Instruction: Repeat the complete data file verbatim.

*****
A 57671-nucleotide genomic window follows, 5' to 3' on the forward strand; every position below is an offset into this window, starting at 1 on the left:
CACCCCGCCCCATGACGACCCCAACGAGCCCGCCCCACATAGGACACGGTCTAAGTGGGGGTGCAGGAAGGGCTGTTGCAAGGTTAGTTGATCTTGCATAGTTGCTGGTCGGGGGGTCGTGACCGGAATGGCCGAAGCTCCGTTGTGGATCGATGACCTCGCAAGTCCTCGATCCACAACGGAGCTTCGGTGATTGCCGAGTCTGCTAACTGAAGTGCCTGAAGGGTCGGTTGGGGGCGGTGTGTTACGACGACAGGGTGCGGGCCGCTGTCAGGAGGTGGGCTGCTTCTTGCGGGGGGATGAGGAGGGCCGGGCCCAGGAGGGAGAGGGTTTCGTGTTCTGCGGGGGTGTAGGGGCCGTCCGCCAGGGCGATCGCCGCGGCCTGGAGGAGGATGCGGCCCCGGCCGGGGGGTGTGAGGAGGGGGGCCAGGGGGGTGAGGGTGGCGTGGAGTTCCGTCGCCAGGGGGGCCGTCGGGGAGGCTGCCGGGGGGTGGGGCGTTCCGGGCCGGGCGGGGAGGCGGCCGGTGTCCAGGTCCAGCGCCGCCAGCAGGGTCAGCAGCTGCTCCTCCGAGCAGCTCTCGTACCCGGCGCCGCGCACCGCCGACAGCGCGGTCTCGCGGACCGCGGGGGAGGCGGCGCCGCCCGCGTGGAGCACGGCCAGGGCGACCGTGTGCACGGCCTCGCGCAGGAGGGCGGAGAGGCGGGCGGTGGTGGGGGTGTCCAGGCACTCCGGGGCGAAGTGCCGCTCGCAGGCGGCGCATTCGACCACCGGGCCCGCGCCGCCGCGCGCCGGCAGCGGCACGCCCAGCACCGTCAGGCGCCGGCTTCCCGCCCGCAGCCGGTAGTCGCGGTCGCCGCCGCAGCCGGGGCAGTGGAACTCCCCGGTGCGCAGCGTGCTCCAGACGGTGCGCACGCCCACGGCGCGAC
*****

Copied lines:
A 57671-nucleotide genomic window follows, 5' to 3' on the forward strand; every position below is an offset into this window, starting at 1 on the left:
CACCCCGCCCCATGACGACCCCAACGAGCCCGCCCCACATAGGACACGGTCTAAGTGGGGGTGCAGGAAGGGCTGTTGCAAGGTTAGTTGATCTTGCATAGTTGCTGGTCGGGGGGTCGTGACCGGAATGGCCGAAGCTCCGTTGTGGATCGATGACCTCGCAAGTCCTCGATCCACAACGGAGCTTCGGTGATTGCCGAGTCTGCTAACTGAAGTGCCTGAAGGGTCGGTTGGGGGCGGTGTGTTACGACGACAGGGTGCGGGCCGCTGTCAGGAGGTGGGCTGCTTCTTGCGGGGGGATGAGGAGGGCCGGGCCCAGGAGGGAGAGGGTTTCGTGTTCTGCGGGGGTGTAGGGGCCGTCCGCCAGGGCGATCGCCGCGGCCTGGAGGAGGATGCGGCCCCGGCCGGGGGGTGTGAGGAGGGGGGCCAGGGGGGTGAGGGTGGCGTGGAGTTCCGTCGCCAGGGGGGCCGTCGGGGAGGCTGCCGGGGGGTGGGGCGTTCCGGGCCGGGCGGGGAGGCGGCCGGTGTCCAGGTCCAGCGCCGCCAGCAGGGTCAGCAGCTGCTCCTCCGAGCAGCTCTCGTACCCGGCGCCGCGCACCGCCGACAGCGCGGTCTCGCGGACCGCGGGGGAGGCGGCGCCGCCCGCGTGGAGCACGGCCAGGGCGACCGTGTGCACGGCCTCGCGCAGGAGGGCGGAGAGGCGGGCGGTGGTGGGGGTGTCCAGGCACTCCGGGGCGAAGTGCCGCTCGCAGGCGGCGCATTCGACCACCGGGCCCGCGCCGCCGCGCGCCGGCAGCGGCACGCCCAGCACCGTCAGGCGCCGGCTTCCCGCCCGCAGCCGGTAGTCGCGGTCGCCGCCGCAGCCGGGGCAGTGGAACTCCCCGGTGCGCAGCGTGCTCCAGACGGTGCGCACGCCCACGGCGCGAC